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Composer's Notes for Elixir: Music for Moving and Still Meditation

The title of the first song, Lunhui, means "circle." The piece begins with gong and chimes (common percussions in ancient Chinese music), and Beijing opera style percussion. The melody is played with the sounds of zheng (an ancient type of zither), dizi (flute), and erhu. This piece is a nice accompaniment to moving meditation, such as the Taiji form.

The second song, Wandering, is inspired by Daoist philosophy. It combines musical styles from Shandong and Henan provinces, the native place of Laozi. Two differently tuned erhus and the zheng play the melody, and traditional monastic wood blocks are used for percussion. This is an entirely improvised composition.

The third through fifth pieces are a serial work, all musical expressions of various sensations and experiences encountered in meditation. The third piece is a musical representation of the ethereal experience at the beginning of standing meditation, when the head is touching heaven and the feet are connected to earth, and the inner feeling when the three things (heaven, human body, and earth) merge to oneness. The fourth piece, Purification, is similarly a musical expression of experiences in sitting meditation. The fifth piece, Circulation, expresses one type of feeling that may flow from the quiescence of meditation, the physical feeling that the heart is warm and blood and energy is flowing, and an accompanying emotion of love and beauty. This song begins with a western classical style motif, and flows into an improvised melody that is a combination of jazz, blues, and traditional Chinese music.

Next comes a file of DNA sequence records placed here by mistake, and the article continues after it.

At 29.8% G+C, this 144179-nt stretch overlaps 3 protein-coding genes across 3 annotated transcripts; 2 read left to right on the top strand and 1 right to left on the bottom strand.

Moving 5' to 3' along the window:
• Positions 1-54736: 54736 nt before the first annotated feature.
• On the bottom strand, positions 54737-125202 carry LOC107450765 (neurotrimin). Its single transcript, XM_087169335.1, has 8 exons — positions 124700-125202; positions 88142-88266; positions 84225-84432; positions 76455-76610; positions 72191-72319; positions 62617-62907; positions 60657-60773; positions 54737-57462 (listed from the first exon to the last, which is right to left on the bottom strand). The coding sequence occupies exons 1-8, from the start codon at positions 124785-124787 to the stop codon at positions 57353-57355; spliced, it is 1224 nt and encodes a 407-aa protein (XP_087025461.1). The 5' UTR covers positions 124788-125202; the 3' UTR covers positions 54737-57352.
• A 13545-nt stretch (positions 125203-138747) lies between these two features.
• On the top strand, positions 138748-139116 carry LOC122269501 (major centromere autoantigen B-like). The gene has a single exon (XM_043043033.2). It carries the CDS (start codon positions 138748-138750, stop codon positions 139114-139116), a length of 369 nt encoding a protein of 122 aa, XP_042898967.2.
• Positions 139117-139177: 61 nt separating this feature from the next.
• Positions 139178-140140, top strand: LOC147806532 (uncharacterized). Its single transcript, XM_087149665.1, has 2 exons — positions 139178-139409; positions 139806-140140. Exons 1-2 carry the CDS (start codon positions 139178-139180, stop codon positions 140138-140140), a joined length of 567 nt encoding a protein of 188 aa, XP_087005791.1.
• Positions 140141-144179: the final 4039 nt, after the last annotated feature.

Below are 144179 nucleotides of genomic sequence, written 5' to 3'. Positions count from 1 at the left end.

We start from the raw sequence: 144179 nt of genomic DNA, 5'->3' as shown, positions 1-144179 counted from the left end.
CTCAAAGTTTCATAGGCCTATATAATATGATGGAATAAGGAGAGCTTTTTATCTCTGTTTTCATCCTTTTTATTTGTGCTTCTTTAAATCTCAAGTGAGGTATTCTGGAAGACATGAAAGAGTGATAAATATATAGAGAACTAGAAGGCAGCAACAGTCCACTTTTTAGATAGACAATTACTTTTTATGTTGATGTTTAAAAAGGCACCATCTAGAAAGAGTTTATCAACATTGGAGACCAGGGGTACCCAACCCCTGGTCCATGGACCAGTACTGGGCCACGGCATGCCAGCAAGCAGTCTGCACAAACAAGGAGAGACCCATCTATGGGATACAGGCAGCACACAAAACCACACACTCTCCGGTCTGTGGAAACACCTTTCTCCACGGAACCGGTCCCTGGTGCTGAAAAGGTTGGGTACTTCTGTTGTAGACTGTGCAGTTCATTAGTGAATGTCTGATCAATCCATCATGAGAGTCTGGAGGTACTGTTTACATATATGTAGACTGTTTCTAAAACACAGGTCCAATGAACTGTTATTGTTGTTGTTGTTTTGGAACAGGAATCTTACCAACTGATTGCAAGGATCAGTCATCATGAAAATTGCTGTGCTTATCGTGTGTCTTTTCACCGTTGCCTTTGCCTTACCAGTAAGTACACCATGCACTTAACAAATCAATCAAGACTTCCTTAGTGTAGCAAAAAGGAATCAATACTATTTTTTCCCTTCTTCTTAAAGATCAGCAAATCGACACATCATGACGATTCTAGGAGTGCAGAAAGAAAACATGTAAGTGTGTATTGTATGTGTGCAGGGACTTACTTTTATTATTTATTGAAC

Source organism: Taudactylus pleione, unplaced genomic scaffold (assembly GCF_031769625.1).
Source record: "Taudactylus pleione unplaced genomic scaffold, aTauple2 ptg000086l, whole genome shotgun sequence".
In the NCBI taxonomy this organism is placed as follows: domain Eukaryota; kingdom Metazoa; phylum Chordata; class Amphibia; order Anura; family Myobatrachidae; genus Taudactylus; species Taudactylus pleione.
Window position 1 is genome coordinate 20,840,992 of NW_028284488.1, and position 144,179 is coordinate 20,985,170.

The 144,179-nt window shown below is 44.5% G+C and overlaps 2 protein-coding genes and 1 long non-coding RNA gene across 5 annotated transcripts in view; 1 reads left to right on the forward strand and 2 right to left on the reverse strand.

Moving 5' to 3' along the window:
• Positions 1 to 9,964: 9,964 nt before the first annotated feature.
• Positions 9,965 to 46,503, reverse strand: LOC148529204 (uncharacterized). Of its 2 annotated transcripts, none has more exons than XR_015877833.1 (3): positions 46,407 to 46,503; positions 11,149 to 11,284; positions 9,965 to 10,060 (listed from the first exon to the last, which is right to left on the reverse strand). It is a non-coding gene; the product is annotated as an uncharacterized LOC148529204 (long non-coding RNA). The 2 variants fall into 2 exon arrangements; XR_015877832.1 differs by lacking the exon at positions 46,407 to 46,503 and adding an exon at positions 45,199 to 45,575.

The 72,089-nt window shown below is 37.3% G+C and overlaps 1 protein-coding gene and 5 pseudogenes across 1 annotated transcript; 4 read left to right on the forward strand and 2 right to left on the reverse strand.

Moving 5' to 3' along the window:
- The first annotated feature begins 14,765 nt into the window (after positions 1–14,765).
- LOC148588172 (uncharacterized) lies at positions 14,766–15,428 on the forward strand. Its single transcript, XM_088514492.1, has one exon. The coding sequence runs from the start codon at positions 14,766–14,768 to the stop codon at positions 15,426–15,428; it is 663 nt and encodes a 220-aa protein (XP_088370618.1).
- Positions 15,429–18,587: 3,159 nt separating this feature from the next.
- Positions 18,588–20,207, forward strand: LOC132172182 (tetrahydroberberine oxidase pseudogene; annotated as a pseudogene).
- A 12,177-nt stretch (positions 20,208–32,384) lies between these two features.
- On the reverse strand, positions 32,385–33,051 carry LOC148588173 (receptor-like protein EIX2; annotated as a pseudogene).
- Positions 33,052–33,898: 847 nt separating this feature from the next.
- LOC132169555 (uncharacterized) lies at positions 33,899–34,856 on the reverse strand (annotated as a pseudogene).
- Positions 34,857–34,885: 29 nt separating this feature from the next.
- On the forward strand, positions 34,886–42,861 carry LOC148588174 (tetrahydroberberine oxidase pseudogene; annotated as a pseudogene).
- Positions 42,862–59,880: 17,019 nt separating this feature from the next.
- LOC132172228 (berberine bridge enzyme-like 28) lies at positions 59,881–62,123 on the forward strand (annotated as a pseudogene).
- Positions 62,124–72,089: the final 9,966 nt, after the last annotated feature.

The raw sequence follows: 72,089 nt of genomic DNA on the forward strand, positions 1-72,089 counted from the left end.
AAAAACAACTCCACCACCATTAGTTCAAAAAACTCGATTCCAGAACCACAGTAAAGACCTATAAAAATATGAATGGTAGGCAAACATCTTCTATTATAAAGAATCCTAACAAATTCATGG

The Chinese believe that all of nature is a source of vital energy, or qi, and the beauty of nature has always been a source of inspiration in Chinese music. The portrait in Morning Immersion is one of the rapture of breathing in pure air in the early morning in a pristine forest, with the birds beginning to sing and the calming sounds of a mountain stream in the background.

The final composition, Aspiring Emptiness, includes an electronic combination of two types of zithers - the zheng and qin - and improvised ehru melodies. The qin is an ancient instrument that was a favorite of Chinese literati.

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